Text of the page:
For rising juniors looking forward to enduring one form or other of US History during the coming school year, I share your pain. It’s a rite of passage. Even if your parents and I had less US history to learn—it having effectively ended with the Truman administration, we still had to spend at least one full year of high school knee deep in explorers, civil war heroes, WWI battles, and Hitler’s march across Europe.
But I have a plan to ease you into whatever it is you dread come September, be it US, AP US, History of the Americas, or Virginia History. As part of my low stress/no stress summer prep program, I am recommending tuning in to BackStory with the American History Guys. No kidding. There’s no heavy lifting here. In fact you can download a relatively painless dose of history (including back programs) onto your iPod and go about your business of jogging, mowing the lawn, sunbathing, or otherwise zoning out around the house.
Now here’s the secret: BackStory is an entirely enjoyable way to learn US History. These three guys are funny and entertaining. And unlike historical movies like Mel Gibson’s Patriot or Oliver Stone’s JFK, this stuff is true. Starting with topics ripped from today’s headlines, BackStory spends an hour exploring historical context from the point of view of the three “History Guys,” each of whom represents a century in American history. Other historians (including Harvard president Drew Gilpin Faust), people in the news, and outside callers provide the show with “color.” You can find the History Guys on Facebook, you can subscribe to their newsletter, or you can listen locally on WAMU, the NPR affiliate.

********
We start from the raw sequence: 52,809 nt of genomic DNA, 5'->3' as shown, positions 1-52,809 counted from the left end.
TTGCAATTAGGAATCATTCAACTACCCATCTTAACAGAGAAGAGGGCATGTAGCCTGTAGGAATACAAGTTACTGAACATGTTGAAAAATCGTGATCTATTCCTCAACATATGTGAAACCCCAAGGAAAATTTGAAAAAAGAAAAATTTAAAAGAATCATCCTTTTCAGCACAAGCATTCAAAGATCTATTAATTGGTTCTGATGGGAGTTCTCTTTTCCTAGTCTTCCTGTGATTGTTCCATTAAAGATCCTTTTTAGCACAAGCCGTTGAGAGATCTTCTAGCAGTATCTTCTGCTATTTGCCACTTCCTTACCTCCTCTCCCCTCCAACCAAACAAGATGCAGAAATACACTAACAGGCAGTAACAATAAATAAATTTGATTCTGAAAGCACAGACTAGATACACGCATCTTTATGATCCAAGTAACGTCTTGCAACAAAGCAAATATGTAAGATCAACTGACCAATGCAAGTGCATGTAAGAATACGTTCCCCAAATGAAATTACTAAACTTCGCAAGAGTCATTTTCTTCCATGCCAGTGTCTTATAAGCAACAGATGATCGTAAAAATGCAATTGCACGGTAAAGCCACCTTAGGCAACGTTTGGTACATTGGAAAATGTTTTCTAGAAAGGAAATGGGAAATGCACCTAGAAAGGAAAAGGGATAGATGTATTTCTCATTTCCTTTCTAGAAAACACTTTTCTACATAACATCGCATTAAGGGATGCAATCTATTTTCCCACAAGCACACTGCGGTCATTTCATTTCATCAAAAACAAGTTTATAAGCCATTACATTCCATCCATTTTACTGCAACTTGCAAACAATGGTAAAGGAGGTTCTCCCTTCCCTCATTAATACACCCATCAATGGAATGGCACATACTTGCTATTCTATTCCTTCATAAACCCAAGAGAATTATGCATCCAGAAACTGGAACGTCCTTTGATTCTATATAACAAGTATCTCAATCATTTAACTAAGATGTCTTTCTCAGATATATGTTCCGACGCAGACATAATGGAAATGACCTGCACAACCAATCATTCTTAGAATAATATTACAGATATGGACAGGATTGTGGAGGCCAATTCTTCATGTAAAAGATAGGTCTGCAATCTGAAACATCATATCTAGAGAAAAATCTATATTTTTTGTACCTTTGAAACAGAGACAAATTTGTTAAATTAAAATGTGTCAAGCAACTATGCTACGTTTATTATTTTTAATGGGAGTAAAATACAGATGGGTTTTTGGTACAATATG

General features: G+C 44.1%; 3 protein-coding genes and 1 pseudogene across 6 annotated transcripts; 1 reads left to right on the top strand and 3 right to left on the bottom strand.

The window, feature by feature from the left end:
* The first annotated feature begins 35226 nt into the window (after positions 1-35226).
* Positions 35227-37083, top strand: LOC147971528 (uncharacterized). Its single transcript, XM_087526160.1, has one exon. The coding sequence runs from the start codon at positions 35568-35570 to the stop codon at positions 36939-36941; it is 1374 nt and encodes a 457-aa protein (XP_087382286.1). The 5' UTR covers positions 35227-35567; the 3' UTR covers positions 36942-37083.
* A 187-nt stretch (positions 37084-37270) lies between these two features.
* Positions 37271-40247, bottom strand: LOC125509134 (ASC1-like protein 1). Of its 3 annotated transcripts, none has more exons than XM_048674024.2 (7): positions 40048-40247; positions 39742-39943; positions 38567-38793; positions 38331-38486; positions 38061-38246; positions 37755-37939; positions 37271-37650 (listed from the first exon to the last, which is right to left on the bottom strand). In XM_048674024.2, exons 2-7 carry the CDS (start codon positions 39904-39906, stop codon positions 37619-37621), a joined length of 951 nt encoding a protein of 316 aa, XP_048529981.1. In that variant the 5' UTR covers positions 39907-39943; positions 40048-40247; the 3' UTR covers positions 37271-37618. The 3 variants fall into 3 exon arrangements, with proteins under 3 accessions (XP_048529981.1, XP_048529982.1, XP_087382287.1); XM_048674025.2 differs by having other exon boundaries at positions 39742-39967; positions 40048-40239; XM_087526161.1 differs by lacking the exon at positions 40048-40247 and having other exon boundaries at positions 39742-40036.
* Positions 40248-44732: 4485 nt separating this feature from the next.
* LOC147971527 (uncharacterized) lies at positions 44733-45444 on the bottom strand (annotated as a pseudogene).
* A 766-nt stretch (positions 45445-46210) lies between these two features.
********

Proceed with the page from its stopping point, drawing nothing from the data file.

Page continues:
If an hour is too much of a commitment, you can find 90 second snippets of American history offered by Central Washington University free of charge at the iTunes store. I particularly enjoyed the “Entertainment and Teen Culture” segment since it squarely placed blame for the roots of teen rebellion on my grandmother. Or if you want to dig a little deeper, check out some real university professors in iTunes U. Recommended lecturers include Yale University’s David Blight and Stanford’s Jack Rakove, both of whom offer fairly specific US History courses online. In addition, The Do It Yourself Scholar recommends three survey classes from Temple College (TX), the University of Alaska Southeast, and UC Berkeley.
Why all the sudden interest in US history? “Because that was now…and this is then”—The History Guys.